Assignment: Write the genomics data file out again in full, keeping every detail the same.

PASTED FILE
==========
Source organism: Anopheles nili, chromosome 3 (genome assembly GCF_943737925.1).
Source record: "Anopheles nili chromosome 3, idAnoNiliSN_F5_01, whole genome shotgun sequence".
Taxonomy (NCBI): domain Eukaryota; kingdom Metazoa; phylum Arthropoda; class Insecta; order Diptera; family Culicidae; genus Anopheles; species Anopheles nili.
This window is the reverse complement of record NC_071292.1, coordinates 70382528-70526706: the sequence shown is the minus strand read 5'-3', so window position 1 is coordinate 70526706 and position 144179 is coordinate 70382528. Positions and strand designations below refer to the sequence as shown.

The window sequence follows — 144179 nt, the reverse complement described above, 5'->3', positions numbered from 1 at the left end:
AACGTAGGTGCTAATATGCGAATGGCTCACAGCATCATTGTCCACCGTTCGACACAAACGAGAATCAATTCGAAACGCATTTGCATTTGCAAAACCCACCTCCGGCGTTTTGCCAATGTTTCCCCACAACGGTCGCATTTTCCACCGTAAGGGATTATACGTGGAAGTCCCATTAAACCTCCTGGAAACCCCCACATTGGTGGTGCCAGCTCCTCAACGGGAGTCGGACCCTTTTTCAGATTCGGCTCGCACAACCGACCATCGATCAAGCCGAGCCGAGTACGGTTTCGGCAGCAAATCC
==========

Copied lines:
Source organism: Anopheles nili, chromosome 3 (genome assembly GCF_943737925.1).
Source record: "Anopheles nili chromosome 3, idAnoNiliSN_F5_01, whole genome shotgun sequence".
Taxonomy (NCBI): domain Eukaryota; kingdom Metazoa; phylum Arthropoda; class Insecta; order Diptera; family Culicidae; genus Anopheles; species Anopheles nili.
This window is the reverse complement of record NC_071292.1, coordinates 70382528-70526706: the sequence shown is the minus strand read 5'-3', so window position 1 is coordinate 70526706 and position 144179 is coordinate 70382528. Positions and strand designations below refer to the sequence as shown.

The window sequence follows — 144179 nt, the reverse complement described above, 5'->3', positions numbered from 1 at the left end:
AACGTAGGTGCTAATATGCGAATGGCTCACAGCATCATTGTCCACCGTTCGACACAAACGAGAATCAATTCGAAACGCATTTGCATTTGCAAAACCCACCTCCGGCGTTTTGCCAATGTTTCCCCACAACGGTCGCATTTTCCACCGTAAGGGATTATACGTGGAAGTCCCATTAAACCTCCTGGAAACCCCCACATTGGTGGTGCCAGCTCCTCAACGGGAGTCGGACCCTTTTTCAGATTCGGCTCGCACAACCGACCATCGATCAAGCCGAGCCGAGTACGGTTTCGGCAGCAAATCC